A bad marriage can make parenting – and life in general – stressful. The loss of the family structure can be very upsetting and distressing for everyone involved in the major change.
Despite divorce being on the increase around the world, parents often feel at a loss when searching for practical support. They also feel overwhelmed, confused, afraid, resentful, or completely frozen in panic about how to handle the changes in their family’s way of life. Sometimes this fear manifests itself as animosity, which turns the whole divorce process into a battle, with children trapped in the middle and feeling powerless.
Divorce needn’t be like this. Parents can make positive, healthy choices during this very emotional time and make the transition less painful for everyone.
Divorce isn’t about winners and losers. It’s about working out a way to handle the separation with dignity and compassion and minimising the disruption to your children emotionally. This article offers numerous approaches and strategies for making the experience of divorce as positive and healthy as possible.
Presenting a united front: Telling the kids
I’ve worked with many parents going through divorce and one of the main worries is how to tell their children about what is going to happen and what to actually say to them. Children naturally fear that they’ll lose one of their parents in divorce or that their parents will abandon them. They also fear the changes and disruptions that divorce inevitably brings to their family. Children often blame themselves.
When a marriage becomes troubled, a couple often relies on old habits of interacting, which lead to fights rather than solutions. If those old habits didn’t lead to constructive solutions during the marriage, they’ll surely reap no better results during the divorce. You may not have been a united front while married, but you and your partner must take this opportunity – for the good of your children – to work together.
The following sections cover various activities I lead parents through to help them and their children cope with divorce.
One of the let things I ask parents to do is to work out together the answer to this critical question: What are the key messages you want to convey to your children? Consider:
• Your child’s need to feel reassured that you will both always be his parents and be there to support, nurture, guide, and love him. • Your child’s need to express himself and his feelings – this may include anger, silence, denial, bravado, or pleading. • You need to weigh up whether each parent tells each child separately, or all together. If you can manage to speak to them together, this gives and opportunity for them to see that you’re not blaming each other, that they don’t have to take sides, and that you’re both still there for them. • Think about the sort of questions your children are likely to ask. ‘Will we still see you and spend time with you?’ ‘Who will take us to football training?’ ‘Who will we live with and where will we live?’ ‘Will we have to change school?’ ‘Will we still see Grandma?’ You need to explain that at the moment you don’t have all the answers but reassure them that you’ll have more clarity and answers soon and they don’t need to worry.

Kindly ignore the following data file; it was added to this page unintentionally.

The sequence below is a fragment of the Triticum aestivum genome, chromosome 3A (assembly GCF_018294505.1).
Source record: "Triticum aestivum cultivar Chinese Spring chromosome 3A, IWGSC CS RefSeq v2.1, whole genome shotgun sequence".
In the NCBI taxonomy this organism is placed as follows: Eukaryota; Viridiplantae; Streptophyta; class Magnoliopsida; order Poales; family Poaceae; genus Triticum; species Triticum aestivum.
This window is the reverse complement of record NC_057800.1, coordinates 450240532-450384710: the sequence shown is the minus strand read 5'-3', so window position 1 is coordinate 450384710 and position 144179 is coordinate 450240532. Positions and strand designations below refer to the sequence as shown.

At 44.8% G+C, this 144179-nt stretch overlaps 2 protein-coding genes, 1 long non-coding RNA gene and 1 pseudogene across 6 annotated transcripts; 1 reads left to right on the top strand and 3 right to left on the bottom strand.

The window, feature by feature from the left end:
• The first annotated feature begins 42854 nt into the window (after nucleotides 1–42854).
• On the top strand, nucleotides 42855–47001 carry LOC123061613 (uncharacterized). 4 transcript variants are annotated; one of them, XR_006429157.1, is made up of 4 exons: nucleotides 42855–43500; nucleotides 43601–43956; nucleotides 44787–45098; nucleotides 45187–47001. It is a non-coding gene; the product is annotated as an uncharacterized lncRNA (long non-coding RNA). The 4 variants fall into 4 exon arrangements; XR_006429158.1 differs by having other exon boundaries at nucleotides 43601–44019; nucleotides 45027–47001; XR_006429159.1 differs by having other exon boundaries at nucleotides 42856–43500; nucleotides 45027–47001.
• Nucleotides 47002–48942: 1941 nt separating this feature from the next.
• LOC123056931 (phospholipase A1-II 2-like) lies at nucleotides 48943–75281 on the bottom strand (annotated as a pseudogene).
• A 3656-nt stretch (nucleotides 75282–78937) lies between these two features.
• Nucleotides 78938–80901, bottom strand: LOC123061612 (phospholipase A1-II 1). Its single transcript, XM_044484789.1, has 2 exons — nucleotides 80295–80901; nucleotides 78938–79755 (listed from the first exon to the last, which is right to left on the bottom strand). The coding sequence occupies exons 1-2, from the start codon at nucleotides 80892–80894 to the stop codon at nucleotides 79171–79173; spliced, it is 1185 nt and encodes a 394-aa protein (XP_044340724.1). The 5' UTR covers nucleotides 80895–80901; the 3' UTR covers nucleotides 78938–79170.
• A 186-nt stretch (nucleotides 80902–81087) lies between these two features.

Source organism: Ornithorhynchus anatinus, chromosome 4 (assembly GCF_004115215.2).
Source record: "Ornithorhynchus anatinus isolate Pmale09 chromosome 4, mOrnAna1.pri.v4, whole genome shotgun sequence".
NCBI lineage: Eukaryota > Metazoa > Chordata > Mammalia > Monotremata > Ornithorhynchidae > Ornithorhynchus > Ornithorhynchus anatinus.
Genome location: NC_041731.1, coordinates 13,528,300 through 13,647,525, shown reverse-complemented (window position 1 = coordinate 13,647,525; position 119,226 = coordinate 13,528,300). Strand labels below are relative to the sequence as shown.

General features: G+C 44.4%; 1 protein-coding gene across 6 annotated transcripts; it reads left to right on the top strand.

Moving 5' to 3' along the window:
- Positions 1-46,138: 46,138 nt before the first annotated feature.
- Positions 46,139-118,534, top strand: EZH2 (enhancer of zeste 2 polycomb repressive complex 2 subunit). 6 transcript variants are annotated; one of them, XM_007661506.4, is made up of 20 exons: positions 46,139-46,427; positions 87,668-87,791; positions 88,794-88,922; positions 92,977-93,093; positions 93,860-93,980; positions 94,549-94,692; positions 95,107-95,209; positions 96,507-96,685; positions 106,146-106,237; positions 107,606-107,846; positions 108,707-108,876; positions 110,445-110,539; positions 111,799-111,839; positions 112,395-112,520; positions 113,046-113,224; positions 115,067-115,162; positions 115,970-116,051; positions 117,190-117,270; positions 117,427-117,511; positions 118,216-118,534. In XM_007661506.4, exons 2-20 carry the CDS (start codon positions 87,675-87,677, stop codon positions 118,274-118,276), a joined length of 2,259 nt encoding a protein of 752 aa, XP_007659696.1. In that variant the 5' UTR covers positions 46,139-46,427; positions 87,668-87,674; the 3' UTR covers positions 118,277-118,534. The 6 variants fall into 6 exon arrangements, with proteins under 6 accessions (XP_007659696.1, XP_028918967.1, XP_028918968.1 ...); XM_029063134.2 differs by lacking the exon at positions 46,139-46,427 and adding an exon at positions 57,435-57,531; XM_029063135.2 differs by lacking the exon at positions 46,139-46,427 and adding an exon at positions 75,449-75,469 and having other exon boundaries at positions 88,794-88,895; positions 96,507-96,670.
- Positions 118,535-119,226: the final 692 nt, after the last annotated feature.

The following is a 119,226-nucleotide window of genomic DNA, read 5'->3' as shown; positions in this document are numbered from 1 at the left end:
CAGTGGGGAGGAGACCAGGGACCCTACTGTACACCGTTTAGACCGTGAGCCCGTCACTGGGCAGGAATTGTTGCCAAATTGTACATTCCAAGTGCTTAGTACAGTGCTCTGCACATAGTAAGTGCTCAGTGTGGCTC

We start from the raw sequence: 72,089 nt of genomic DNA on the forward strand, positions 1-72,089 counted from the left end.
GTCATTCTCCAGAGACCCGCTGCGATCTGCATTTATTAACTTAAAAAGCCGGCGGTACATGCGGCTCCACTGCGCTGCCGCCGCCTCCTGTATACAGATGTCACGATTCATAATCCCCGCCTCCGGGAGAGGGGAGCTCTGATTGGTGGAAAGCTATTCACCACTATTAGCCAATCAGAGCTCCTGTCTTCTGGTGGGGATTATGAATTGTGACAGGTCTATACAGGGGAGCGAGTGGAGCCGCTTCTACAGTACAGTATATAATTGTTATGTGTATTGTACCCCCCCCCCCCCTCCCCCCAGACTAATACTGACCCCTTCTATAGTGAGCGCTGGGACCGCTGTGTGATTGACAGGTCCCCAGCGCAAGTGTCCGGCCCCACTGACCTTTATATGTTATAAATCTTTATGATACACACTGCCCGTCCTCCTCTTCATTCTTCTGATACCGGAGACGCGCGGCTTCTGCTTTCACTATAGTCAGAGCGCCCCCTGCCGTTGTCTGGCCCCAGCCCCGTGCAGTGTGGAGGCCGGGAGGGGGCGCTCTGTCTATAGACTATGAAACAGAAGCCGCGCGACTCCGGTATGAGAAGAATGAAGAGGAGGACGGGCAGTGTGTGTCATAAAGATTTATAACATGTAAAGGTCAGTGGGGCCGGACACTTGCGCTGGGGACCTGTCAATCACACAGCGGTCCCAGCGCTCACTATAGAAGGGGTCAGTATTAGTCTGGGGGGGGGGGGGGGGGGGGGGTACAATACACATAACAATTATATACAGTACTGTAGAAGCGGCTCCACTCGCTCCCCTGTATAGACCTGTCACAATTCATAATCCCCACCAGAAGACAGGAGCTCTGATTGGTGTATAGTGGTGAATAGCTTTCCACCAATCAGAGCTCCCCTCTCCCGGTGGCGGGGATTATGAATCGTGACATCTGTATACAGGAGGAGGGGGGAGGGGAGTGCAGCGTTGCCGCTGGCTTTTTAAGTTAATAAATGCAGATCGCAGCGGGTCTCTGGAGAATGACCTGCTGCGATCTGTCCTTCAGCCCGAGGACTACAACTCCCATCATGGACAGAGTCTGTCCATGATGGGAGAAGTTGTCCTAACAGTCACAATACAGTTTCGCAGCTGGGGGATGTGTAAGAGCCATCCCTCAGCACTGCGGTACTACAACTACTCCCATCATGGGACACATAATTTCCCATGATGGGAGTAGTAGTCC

From your child’s perspective
I ask parents to place a piece of paper on the floor, step onto it, and imagine they’re looking at the situation from the eyes of their child. I then ask them to answer the following questions as if they were the child:
• What do you see and hear around you at the moment? • How do you feel? • How could Mum and Dad make you feel better? • What could they do or say?
Reassurances and guarantees
I ask parents to write seven reassurances and guarantees that they can honestly give to their child in a graphic wheel. (Refer to Chapter 1 for and example of a blank wheel form.) The reassurances and guarantees are things that will help their child cope with the enormous changes that are coming.
Be honest – don’t hedge around the difficulties. Don’t give false promises that you can’t keep because you destroy their confidence and belief in you at a critical time in your relationship. Give them information but not too much – give details of things in the not-too-distant future.
I also help divorcing parents develop some co-parenting strategies. For example:
• Plan and agree on what both parents will say before they talk to their children. This helps to avoid mixed messages, which can confuse and really distress children. • Look at the benefits of telling the children together or individually. • Work on overcoming the ‘blame’ mentally and the feeling that the divorce must be someone’s fault. • Look for ways to avoid making children feel that they must take sides. • Try to take the emotional charge out of telling the children • Help each parent gain more control over his or her distressing feelings and emotions during this difficult moment.
Divorce changes – but it does not end – a family. Your children are now members of two families.
Extract taken from: Raising Happy Children for DUMMIES by Sue Atkins 2007
Every parent would like to have a happy, well- behaved child - but every parent also knows this is not often a reality! Raising Happy Children For Dummies helps you better understand your children - from toddler to teen, boys and girls - and is packed with practical tips from an experienced parenting coach to improve your parenting, your child's happiness and as a result, their behaviour.
The book helps you explore your own parenting skills, helps you to define what changes you may need to make and provides advice on how to implement new parenting habits to improve you and your family's relationships. Covering both day-to-day parenting and offering extra advice on how to help your children deal with life's tougher challenges, this is a down to earth guide from a parenting coach and mother of two, Sue Atkins.
© Sue Atkins 2007